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Discussion Starter · #1 ·
I'm in the process of upgrading my home theater system and the last thing that I haven't made a decision on is with the power conditioning. I'm looking for a unit that has at least 10 outlets and voltage stabalization is not really a problem for me. Unfortunately out of the list of components I'm considereing below I can only audition (if necessary) the Monster unit as there are no dealers for the other units in my area where I could check them out.


The units I have been considering are:

1) Monster HTPS 7000

2) Furman RI-1220

3) Transparent Audio PowerBank 12

4) Richard Gray's RGPC 1200S


If anyone has any experience with any or all of these units I would appreciate any input.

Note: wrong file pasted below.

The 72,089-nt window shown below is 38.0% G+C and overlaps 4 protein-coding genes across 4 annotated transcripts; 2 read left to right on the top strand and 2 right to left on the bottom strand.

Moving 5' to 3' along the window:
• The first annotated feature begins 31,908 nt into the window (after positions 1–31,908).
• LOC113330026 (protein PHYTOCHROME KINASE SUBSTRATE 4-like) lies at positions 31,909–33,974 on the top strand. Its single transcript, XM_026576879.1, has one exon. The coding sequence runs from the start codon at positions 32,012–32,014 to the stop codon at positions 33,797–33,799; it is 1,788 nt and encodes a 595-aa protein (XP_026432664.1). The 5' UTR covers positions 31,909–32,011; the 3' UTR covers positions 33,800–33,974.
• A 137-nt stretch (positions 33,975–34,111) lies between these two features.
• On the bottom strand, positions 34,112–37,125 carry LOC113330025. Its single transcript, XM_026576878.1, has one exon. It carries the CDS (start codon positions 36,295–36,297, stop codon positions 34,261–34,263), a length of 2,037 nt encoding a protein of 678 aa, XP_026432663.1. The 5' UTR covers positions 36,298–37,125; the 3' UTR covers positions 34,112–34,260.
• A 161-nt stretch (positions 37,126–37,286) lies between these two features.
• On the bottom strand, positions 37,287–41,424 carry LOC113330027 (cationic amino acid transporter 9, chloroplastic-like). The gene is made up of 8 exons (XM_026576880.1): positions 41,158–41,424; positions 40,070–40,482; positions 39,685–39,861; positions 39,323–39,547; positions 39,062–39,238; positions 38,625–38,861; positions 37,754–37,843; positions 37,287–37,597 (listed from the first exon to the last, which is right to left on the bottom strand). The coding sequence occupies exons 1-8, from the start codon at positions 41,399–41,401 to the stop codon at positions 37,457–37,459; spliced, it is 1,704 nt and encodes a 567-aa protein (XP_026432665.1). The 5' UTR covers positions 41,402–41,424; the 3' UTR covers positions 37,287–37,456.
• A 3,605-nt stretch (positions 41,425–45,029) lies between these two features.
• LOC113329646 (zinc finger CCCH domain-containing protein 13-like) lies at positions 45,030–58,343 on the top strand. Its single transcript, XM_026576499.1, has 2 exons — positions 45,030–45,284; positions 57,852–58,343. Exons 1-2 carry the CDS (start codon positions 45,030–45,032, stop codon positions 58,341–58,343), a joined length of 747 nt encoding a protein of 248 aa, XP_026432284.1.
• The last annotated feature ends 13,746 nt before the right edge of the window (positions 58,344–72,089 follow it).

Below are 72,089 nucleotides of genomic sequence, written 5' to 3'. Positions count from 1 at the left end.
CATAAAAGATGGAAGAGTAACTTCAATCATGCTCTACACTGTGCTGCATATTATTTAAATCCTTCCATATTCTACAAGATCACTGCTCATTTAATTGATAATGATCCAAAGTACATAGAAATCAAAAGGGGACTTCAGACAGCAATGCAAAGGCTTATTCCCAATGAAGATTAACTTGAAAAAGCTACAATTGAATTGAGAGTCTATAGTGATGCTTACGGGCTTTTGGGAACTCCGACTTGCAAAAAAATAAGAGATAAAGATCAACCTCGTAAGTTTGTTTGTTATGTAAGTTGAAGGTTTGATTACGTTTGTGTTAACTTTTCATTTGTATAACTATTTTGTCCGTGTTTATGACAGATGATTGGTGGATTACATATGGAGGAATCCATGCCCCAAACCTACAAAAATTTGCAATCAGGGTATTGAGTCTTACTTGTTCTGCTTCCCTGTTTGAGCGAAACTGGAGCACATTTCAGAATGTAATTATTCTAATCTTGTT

Thanks,


Rod
 

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I have the HTS 2600 Monster, and I still have popping in my speakers. I have blown a driver and a tweeter, from bad power while running through the power center.
 

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Quote:
Originally posted by Michael4JBL
I have the HTS 2600 Monster, and I still have popping in my speakers.
The pops are most likely caused by devices on the same circuit as your audio/video system switching on, and as they do, drawing instantaneous large amounts of current (inrush), momentarily dropping the line voltage and reducing the current flow to everything else on the circuit. Something like a split second brown out. The only solution is to avoid circuits with such devices especially those that switch on automatically and at inopportune times like refrigerators and electric water heaters. There is no power conditioner, including voltage stabilizer/regulator that can react fast enough to prevent momentary voltage drops due to inrush . They only help with sustained prolonged conditions.